Introduction to Field Programmable Gate Arrays (FPGAs)
Learn the basics of working with Field Programmable Gate Arrays (FPGAs) using Lattice FPGAs and open source tools.
Students who take this course, will receive a discount code that can be applied to the "Hardware Hacking and Instrumentation with FPGAs" course.
On modern IoT and embedded devices, low-level physical attacks are some of the most effective attacks against these platforms because they lack countermeasures. Increasingly, the tool of choice for performing such attacks are Field Programmable Gate Arrays (FPGAs). In particular FPGAs make it possible to do things that are not possible with test and measurement equipment or devices such as microcontrollers. FPGAs offer full flexibility in implementing low level interfaces to hardware targets.
The course is ideally suited for both hardware engineers and software engineers who wish to better understand FPGAs and their uses and who have little or no experience working with FPGAs. This training utilizes low-cost Lattice FPGAs that support an Open-Source workflow and drastically reduce compilation times. As a result, these platforms can be easily used to build specialized USB devices to sniff, analyze and process other protocols in real time. Students will be familiarized with the concepts of hardware analysis and have a first-hand chance to build and instrument the analysis of hardware targets using FPGAs.
As such there are no specific prerequisites for this course beyond a basic programming background. Students will be provided sufficient background and templates for the python scripting language to successfully complete the assignments. All the aspects of hardware design (FPGA development, RTL design, Verilog HDL as well as simulation and functional verification) will be covered in the course. Each day will feature one CTF (capture the flag) style assignment that will take approximately the entire day for students to solve. Each assignment will cover one common flaw that can be found in real-world hardware implementations.
Students should bring a notebook capable of running VMware Fusion, VMware Workstation or the free VMware Player.
- FPGA Bring-up
- Combinatorial and Sequential Logic
- Lattice Open Source Tool Chain
- JTAG, FPGA Implementations
- HDL Development
- Core Generation
- Serial Protocols
- Logic Simulation
- Debugging Logic on the FPGA
- Recommended literature
- Machine-To-Machine Communication
- Logic 101
- Sequential & combinatorial logic
- Finite State machines (FSM)
- Logical functions & arithmetic computation
- Logic optimization
Hardware Logic Implementation
- Electronics 101
- ASICs, TTL-Logic
- FPGAs, CPLDs
- Hard vs. Soft Macros
FPGA/ASIC Development Workflow
- Behavioral simulation
- Place and Route
- Timing simulation
- Design constraints
- Best practices
- Safety and electronics
In addition to the theory, the first day focuses on the basics of logic design, Verilog and FPGAs. Students will have the opportunity to apply much of the theory in practice by implementing small hands-on assignments to highlight aspects of working with FPGAs.
- Students will compile a basic project for the FPGA.
- Students will implement a loop back for the integrated FTDI interface.
- Next, students will define additional I/O and physically attach a jumper to loop back the communications.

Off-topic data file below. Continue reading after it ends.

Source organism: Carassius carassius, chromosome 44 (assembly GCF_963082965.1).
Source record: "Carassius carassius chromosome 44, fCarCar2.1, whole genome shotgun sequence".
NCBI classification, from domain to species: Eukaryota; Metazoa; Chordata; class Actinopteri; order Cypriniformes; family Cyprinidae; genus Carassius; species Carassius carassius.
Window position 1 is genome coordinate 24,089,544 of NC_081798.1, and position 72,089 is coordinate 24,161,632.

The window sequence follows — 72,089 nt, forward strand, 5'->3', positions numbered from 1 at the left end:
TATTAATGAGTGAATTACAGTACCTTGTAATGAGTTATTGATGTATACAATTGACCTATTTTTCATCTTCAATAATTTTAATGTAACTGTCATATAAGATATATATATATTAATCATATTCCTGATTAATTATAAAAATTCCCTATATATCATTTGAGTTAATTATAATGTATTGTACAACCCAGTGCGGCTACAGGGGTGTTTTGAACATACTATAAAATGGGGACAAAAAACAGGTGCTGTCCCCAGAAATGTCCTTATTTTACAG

- Finally, students will implement some combinatorial logic to turn on an LED when two buttons are pressed.
- Compute the default clock frequency of the FPGA.
- Calculate how many cycles of delay are required to toggle the LED at a certain frequency (i.e. every second)
- Implement a counter to toggle the LED and run the design.
- Calculate a new delay value if the logic were to run at a higher clock rate.
- Calculate the clock frequency factor necessary for the board to run at this frequency.
- Instantiate a
PLLto run the FPGA at a higher frequency than what is provided by the board.
- Test the sequential logic from Assignment 2.
UART TXin Verilog
- Implement a UART TX on the board that always sends ASCII A's (
UART TXin Verilog
UART RXin Verilog
Day 2 will focus on Real World applications for FPGAs. First students will bring up a full UART tranciever on the FPGA to be able to communicated from the host PC to the FPGA and back. This will also highlight limitations that such interfaces can have, namely the need to buffer the data. Next students will implement a protocol decode capable of decoding the propreitary SDQ protocol used in Apple devices.
- Insantiate a UART RX to decode data from the host PC
- Toggle an LED whenever ASCII A is recieved (
- Insantiate a UART TX to send the decoded data back to the host PC
- Try sending a data buffer over to the board using python3
- Every second byte will get lost
- Implement a
FIFOto buffer the data.
- Build a protocol convertor capable of sniffing the iPhone lightning interface
- Build an
- Build an
- Implement bi-directional
UART <> FIFO <> SDQcommunications
- Handle the high-level communications in
After the introduction to FPGAs, the design workflow and the tooling, students will get the opportunity to solve practical CTF style assignments. Each assignment takes approximately 4-6 hours to complete.
Participants should have some familiarity with scripting languages, i.e. Python. This course is suitable for people that are new to hardware security and electronics. All the theory and concepts related to electronics, HDL and debugging will be explained during course.
A notebook capable of running a VMware image.
VMware Player, VMware Workstation, VMware Fusion or Virtualbox.
Please ensure that your virtualization solution supports USB in the Virtual Machine.